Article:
Image of the first (geometric) demonstration of the pythagorean theorem, in Euclid’s “Elements” (Book I, Proposition 47), written about 300 B.C. Source: Vatican Library, http://www.ibiblio.org/expo/vatican.exhibit/exhibit/d-mathematics/imag es/math01.jpg
La Perspective Curieuse by JF Nicéron, 1663 via BVH The 17th century book illustrations below instruct artists about the basic geometrical properties involved in producing artworks with some types of projected and distorted perspectives and optical illusions. "This richly illustrated manual on perspective revealed for the first time the secrets of anamorphosis and trompe l'oeil. It contained the first published reference to Descartes's derivation of the law of refraction.
The exhilarating work of Madrid-based artist Alicia Martín clearly falls into the latter category. In her dramatic Biografias series, thousands of books explode out the windows of three buildings, evoking such forces of nature as waterfalls and tornadoes. To us, these massive sculptures symbolize the boundary-busting, life-changing power of literature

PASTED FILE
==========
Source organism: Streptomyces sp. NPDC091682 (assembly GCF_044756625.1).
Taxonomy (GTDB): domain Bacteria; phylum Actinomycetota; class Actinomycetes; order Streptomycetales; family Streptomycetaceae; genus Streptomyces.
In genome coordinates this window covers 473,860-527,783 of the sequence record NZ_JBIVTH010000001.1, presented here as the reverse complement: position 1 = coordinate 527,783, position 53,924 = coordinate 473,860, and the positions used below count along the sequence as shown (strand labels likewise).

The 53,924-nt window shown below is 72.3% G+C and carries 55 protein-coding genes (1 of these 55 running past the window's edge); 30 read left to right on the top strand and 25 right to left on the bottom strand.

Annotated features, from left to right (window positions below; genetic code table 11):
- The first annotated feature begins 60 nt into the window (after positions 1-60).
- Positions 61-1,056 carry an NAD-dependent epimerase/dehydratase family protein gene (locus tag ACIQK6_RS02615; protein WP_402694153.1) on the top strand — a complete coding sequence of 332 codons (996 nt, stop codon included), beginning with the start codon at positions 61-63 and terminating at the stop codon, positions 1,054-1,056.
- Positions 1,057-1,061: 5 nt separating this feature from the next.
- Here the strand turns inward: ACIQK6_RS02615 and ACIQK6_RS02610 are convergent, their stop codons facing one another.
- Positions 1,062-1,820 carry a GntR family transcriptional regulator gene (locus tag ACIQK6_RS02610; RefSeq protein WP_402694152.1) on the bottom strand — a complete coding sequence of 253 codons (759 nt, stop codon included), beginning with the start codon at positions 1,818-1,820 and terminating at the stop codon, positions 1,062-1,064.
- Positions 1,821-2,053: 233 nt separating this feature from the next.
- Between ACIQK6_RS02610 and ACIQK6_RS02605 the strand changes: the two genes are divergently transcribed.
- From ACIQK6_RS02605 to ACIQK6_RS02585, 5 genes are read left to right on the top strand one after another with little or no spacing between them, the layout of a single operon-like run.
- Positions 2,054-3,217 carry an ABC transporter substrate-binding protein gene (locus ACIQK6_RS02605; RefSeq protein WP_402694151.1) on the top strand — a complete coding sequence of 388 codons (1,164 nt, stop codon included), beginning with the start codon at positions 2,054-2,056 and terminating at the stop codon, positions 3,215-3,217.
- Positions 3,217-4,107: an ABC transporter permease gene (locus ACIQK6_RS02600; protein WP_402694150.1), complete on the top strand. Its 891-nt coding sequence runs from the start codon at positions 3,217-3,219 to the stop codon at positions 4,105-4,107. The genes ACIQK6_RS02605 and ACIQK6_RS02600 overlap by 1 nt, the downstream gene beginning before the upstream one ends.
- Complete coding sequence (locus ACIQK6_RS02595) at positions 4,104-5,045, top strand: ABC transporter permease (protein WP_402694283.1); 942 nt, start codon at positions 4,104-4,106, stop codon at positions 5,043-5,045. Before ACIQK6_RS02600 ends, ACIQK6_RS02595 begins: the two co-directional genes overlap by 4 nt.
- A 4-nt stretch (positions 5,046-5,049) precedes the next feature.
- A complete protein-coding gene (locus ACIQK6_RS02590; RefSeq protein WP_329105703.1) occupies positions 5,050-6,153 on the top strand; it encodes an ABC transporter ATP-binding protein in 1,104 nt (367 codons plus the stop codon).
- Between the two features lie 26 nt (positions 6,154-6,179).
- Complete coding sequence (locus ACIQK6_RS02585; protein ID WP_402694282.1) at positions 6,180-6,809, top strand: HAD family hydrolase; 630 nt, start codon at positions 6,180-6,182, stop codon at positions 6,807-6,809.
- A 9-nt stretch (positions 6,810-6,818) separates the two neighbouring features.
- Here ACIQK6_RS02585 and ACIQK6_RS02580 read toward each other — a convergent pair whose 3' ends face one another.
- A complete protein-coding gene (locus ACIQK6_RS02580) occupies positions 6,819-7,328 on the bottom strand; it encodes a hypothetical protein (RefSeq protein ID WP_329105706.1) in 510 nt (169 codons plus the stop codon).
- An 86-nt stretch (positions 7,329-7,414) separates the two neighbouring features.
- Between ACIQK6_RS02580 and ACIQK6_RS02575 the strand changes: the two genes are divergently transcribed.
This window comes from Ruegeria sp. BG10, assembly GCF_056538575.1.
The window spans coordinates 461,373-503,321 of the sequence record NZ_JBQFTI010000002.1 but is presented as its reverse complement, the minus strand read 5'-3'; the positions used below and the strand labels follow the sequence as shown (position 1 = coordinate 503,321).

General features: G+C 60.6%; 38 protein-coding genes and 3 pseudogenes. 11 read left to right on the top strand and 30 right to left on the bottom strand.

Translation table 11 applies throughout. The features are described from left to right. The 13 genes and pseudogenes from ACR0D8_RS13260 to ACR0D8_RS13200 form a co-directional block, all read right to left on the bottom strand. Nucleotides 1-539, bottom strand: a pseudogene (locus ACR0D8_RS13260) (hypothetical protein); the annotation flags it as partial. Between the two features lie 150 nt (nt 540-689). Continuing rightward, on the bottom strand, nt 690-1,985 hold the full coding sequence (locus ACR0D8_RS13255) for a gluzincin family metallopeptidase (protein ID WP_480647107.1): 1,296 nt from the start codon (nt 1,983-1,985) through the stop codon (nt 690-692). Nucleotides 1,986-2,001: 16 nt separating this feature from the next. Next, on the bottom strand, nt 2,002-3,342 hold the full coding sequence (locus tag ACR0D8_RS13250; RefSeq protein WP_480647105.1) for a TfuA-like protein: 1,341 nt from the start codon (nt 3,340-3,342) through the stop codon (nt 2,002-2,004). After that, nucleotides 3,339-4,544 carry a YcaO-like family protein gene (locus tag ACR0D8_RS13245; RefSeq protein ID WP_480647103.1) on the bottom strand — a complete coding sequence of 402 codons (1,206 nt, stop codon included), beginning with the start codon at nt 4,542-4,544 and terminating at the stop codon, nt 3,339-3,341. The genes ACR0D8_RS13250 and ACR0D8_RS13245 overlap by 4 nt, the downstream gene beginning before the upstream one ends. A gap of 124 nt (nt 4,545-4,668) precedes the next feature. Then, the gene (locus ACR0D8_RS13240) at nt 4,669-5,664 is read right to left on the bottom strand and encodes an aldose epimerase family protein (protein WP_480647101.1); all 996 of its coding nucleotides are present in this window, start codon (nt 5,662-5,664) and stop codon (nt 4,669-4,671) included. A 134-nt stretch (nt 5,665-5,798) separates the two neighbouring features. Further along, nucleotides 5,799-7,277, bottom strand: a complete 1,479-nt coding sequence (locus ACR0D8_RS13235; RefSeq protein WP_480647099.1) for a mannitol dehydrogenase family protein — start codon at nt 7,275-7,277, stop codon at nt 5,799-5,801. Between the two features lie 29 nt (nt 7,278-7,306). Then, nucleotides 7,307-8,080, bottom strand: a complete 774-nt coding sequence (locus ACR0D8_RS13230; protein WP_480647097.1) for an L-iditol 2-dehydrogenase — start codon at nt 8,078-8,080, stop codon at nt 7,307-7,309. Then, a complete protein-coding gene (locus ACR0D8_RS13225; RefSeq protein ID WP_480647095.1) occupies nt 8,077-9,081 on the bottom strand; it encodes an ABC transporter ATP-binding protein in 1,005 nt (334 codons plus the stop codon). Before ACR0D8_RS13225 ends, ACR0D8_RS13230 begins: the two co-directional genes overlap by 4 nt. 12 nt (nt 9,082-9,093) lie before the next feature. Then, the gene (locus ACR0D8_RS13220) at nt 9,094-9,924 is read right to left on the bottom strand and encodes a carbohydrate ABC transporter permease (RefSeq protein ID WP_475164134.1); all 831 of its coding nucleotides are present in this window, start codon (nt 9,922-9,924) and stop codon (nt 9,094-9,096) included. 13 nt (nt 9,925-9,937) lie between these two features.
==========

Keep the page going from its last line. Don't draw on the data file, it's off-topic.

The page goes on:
Leonardo da Vinci drew the illustrations for Luca Pacioli's 1509 book De Divina Proportione (The Divine Proportion). Drawing of the Duodecedron Abscisus Elevatus Vacuus, consisting of 120 equilateral triangles, from the manuscript of the book.
From Mario Bettini’s Aerarium Philosophiae Mathematicae [Treasury of Mathematics], published in 1648. Bettini (1582 - 1657) was a Jesuit, a mathematician and an astronomer. The book is an encyclopedic collection of mathematical curiosities.